Eventually, the ‘beautiful women’ images morphed into the ‘bathing beauty’ images; she is always beautiful, pictured on a beach, in a bathing suit or bikini.
Where have you gathered information for this book?
“I looked into government publications and how they promoted Florida; it’s really funny how some of them exaggerated summer temperatures.
They say how temperatures are always in the upper 70s, with these beautiful trade winds that kept the whole state cool, and the winter temperatures only dropped just a few degrees.
They depicted Florida as this wonderful, year-round tropical paradise, and maybe that’s true in Key West, but most of Florida has a much larger temperature range between the winter and summer.
Something that also really inspired me for this book was the old postcards and brochures that I had started collecting before writing the book.
I realized that some of what I had collected had imagery that were really iconic and have spanned generations; I explore those images in this book and explore those themes."
What are some other iconic imagery of Florida?
“Some of the imagery I explore in my book are alligators, flamingos, bathing beauties, waterfalls, beach scenes, and lots of tropical and paradisiacal scenes. Florida was always depicted as this beautiful, tropical paradise - this Garden of Eden.
Indeed, Florida is beautiful, but they don’t mention things like bugs, hurricanes, and summer heat.”
What about hurricanes?
“There is no mention of hurricanes in any government promotional literature about Florida’s hurricanes…they’d never mention that.
Most snowbirds who saw these advertisements would come after the hurricane season, so they never went through a hurricane, and would have never experienced a large hurricane.”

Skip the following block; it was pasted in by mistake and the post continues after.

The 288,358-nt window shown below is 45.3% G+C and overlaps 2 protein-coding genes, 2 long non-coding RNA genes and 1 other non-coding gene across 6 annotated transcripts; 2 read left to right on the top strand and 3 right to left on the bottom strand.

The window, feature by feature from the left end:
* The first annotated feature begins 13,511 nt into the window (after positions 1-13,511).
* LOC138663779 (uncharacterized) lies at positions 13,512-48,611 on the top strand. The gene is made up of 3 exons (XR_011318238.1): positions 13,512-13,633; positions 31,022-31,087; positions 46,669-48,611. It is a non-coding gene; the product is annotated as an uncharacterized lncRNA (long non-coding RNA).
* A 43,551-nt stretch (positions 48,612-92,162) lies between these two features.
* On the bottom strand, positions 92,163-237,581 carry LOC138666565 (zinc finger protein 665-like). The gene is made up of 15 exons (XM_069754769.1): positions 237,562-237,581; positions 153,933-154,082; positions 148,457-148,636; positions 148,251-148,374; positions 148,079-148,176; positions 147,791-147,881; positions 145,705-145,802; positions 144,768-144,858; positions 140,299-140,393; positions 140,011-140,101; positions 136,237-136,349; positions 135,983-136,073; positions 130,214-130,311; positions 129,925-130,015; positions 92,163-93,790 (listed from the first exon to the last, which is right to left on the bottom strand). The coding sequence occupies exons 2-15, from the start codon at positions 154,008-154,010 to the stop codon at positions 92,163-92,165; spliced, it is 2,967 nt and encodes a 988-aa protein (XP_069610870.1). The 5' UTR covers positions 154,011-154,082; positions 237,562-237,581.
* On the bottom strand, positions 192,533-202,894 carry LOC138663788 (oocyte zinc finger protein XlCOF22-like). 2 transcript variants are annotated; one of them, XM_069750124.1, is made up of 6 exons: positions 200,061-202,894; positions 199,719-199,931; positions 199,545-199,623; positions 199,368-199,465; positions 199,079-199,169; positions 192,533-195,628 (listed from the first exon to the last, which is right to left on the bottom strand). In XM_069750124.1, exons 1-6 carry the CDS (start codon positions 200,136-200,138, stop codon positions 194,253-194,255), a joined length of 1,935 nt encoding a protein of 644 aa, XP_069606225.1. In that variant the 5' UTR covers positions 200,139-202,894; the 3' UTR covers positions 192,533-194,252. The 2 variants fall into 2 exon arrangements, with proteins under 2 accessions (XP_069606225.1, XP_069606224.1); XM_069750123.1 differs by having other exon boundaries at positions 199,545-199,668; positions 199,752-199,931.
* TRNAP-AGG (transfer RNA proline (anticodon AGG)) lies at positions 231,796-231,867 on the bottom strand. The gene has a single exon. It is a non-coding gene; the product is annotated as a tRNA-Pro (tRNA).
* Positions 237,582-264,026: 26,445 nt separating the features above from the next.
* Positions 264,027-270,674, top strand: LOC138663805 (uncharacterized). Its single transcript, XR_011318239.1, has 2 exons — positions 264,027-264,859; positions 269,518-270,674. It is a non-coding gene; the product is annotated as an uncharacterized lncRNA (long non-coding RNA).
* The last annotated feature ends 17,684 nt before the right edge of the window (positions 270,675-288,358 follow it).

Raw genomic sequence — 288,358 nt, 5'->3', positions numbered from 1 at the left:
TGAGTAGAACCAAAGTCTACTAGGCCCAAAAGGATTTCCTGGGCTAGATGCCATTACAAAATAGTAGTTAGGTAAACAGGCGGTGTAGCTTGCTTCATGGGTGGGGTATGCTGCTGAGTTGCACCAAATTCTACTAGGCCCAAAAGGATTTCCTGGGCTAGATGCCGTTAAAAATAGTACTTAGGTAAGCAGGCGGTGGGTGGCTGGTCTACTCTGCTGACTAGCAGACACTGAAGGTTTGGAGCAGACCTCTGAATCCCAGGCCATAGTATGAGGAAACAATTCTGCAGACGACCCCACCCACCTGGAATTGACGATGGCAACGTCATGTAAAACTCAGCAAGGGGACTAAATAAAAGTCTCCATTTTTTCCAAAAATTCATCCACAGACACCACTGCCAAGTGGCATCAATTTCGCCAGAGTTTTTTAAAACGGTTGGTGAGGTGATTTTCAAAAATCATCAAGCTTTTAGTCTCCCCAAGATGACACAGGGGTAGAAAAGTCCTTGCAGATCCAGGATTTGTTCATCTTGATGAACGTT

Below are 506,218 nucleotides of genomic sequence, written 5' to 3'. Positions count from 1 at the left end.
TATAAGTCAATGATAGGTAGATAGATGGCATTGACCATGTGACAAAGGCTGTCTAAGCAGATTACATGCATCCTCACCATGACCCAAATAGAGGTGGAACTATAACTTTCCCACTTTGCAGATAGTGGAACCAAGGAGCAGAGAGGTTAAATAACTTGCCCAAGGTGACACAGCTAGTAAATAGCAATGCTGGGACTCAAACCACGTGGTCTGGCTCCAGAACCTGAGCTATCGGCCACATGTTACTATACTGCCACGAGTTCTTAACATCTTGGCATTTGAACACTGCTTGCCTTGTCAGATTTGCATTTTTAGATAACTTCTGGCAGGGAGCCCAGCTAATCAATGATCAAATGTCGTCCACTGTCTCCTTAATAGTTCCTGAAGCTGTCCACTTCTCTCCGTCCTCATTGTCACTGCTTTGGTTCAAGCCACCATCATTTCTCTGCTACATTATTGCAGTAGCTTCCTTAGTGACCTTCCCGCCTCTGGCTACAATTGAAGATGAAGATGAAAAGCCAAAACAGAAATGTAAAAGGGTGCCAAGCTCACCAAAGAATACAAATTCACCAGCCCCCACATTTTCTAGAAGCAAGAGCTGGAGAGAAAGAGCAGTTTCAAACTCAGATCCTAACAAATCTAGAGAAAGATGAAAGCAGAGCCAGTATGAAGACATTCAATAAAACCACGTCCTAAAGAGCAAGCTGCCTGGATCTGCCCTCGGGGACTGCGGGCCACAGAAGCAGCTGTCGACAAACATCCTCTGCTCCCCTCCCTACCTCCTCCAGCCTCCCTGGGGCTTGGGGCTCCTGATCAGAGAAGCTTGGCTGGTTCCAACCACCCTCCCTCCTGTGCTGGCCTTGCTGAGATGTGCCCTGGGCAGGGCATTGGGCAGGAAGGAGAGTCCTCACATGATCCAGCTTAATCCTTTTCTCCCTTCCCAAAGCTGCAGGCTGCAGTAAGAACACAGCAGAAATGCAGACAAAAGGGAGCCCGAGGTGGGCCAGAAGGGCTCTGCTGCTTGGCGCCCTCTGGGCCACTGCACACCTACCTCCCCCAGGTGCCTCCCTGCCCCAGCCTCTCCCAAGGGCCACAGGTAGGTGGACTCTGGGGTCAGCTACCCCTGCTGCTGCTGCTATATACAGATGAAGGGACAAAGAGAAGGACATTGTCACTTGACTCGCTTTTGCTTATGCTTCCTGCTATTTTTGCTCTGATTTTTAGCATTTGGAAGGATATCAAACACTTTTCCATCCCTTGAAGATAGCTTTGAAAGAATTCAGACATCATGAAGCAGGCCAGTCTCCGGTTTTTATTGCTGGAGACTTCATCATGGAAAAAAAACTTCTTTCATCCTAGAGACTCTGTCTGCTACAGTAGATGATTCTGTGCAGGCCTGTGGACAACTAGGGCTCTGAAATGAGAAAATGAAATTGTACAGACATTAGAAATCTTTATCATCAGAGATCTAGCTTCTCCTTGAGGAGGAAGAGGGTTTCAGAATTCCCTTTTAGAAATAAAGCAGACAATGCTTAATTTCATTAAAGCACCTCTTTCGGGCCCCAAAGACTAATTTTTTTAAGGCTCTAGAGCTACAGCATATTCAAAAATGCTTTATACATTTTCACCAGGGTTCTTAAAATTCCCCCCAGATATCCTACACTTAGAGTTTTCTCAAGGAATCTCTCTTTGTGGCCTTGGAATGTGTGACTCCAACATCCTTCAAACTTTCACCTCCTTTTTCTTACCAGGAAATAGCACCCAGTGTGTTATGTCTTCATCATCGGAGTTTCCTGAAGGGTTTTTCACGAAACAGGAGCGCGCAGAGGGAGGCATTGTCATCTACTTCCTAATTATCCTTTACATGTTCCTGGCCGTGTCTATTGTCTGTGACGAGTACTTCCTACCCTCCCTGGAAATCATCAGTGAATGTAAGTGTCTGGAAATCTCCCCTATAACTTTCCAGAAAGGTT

How did you get into this field of research?
“I think it just happened over time, slowly.
As I grew in appreciation for Florida’s outdoors, I started appreciating Florida’s culture more - my interest in Florida’s iconic images just branched from that.
I love colorful postcards, especially the old ones, and as I collected them, I wondered how Florida’s exponential growth, that still continues today, and the boom-and-bust cycles that have such a major environmental effect - and I learned that it was partially due to how Florida has been depicted for over 100 years.
Overall, it evolved from a love for Florida, to an awareness of Florida’s environment, and a wonderment of how Florida grew so fast.”
What are the advertising similarities and differences between Florida-then and Florida-now?
“Some of the advertising is similar; if you look at modern advertising, you will still see a lot of beach images, a lot of young, beautiful and fit people.
Even if you look at new ads, you will still see empty beaches, paradisiacal images, and a lot of emphasis on our springs - but of course they never mention the ecological challenges with our springs.
You will see more people of color now, which never would have happened in advertisements of the past.
It is still commonplace to use alligators in advertisements - people want to see alligators, just not if they are swimming! Alligator attractions are still doing very well in Florida.
Flamingos are still big, and of course oranges are still iconic for Florida - it’s amazing how romantic orange-themed advertisements still are for Florida.
It is interesting how very similar it is.”